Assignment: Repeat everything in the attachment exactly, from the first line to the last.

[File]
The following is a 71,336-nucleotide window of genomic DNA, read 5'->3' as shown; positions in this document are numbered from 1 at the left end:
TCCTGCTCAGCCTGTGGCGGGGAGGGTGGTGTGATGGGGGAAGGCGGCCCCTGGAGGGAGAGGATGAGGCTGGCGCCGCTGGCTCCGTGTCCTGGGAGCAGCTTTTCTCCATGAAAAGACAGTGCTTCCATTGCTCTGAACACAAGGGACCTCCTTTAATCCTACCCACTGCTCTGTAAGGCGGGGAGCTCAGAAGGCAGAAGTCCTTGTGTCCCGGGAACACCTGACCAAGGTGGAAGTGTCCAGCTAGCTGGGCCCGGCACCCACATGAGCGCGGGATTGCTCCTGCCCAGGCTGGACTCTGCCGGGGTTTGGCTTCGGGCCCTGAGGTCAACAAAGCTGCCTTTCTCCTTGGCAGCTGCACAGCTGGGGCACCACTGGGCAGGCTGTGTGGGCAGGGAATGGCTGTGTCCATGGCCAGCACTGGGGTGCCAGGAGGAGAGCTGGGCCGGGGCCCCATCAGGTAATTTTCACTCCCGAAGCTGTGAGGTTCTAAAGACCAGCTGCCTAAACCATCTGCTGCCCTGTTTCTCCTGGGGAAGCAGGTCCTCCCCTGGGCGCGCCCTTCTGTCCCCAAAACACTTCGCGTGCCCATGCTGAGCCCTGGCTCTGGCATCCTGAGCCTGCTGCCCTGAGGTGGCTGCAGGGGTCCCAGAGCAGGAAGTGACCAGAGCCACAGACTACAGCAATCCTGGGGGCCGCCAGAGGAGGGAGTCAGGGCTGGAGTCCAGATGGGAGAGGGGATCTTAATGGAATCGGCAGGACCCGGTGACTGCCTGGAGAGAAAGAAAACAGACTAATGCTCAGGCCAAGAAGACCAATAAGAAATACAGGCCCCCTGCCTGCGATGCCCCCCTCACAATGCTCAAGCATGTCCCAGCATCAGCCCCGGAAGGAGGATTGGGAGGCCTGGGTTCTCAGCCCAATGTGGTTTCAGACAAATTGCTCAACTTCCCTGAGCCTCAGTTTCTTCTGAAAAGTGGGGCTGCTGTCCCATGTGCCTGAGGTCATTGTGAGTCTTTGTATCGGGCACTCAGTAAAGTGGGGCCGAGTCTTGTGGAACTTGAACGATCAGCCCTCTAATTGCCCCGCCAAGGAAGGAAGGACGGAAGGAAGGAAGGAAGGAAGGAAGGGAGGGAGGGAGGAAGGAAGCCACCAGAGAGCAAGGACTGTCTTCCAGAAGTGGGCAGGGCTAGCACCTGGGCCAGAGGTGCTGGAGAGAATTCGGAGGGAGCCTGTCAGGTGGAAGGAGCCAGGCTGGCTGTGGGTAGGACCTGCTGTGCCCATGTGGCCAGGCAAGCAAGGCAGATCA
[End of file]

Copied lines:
The following is a 71,336-nucleotide window of genomic DNA, read 5'->3' as shown; positions in this document are numbered from 1 at the left end:
TCCTGCTCAGCCTGTGGCGGGGAGGGTGGTGTGATGGGGGAAGGCGGCCCCTGGAGGGAGAGGATGAGGCTGGCGCCGCTGGCTCCGTGTCCTGGGAGCAGCTTTTCTCCATGAAAAGACAGTGCTTCCATTGCTCTGAACACAAGGGACCTCCTTTAATCCTACCCACTGCTCTGTAAGGCGGGGAGCTCAGAAGGCAGAAGTCCTTGTGTCCCGGGAACACCTGACCAAGGTGGAAGTGTCCAGCTAGCTGGGCCCGGCACCCACATGAGCGCGGGATTGCTCCTGCCCAGGCTGGACTCTGCCGGGGTTTGGCTTCGGGCCCTGAGGTCAACAAAGCTGCCTTTCTCCTTGGCAGCTGCACAGCTGGGGCACCACTGGGCAGGCTGTGTGGGCAGGGAATGGCTGTGTCCATGGCCAGCACTGGGGTGCCAGGAGGAGAGCTGGGCCGGGGCCCCATCAGGTAATTTTCACTCCCGAAGCTGTGAGGTTCTAAAGACCAGCTGCCTAAACCATCTGCTGCCCTGTTTCTCCTGGGGAAGCAGGTCCTCCCCTGGGCGCGCCCTTCTGTCCCCAAAACACTTCGCGTGCCCATGCTGAGCCCTGGCTCTGGCATCCTGAGCCTGCTGCCCTGAGGTGGCTGCAGGGGTCCCAGAGCAGGAAGTGACCAGAGCCACAGACTACAGCAATCCTGGGGGCCGCCAGAGGAGGGAGTCAGGGCTGGAGTCCAGATGGGAGAGGGGATCTTAATGGAATCGGCAGGACCCGGTGACTGCCTGGAGAGAAAGAAAACAGACTAATGCTCAGGCCAAGAAGACCAATAAGAAATACAGGCCCCCTGCCTGCGATGCCCCCCTCACAATGCTCAAGCATGTCCCAGCATCAGCCCCGGAAGGAGGATTGGGAGGCCTGGGTTCTCAGCCCAATGTGGTTTCAGACAAATTGCTCAACTTCCCTGAGCCTCAGTTTCTTCTGAAAAGTGGGGCTGCTGTCCCATGTGCCTGAGGTCATTGTGAGTCTTTGTATCGGGCACTCAGTAAAGTGGGGCCGAGTCTTGTGGAACTTGAACGATCAGCCCTCTAATTGCCCCGCCAAGGAAGGAAGGACGGAAGGAAGGAAGGAAGGAAGGAAGGGAGGGAGGGAGGAAGGAAGCCACCAGAGAGCAAGGACTGTCTTCCAGAAGTGGGCAGGGCTAGCACCTGGGCCAGAGGTGCTGGAGAGAATTCGGAGGGAGCCTGTCAGGTGGAAGGAGCCAGGCTGGCTGTGGGTAGGACCTGCTGTGCCCATGTGGCCAGGCAAGCAAGGCAGATCA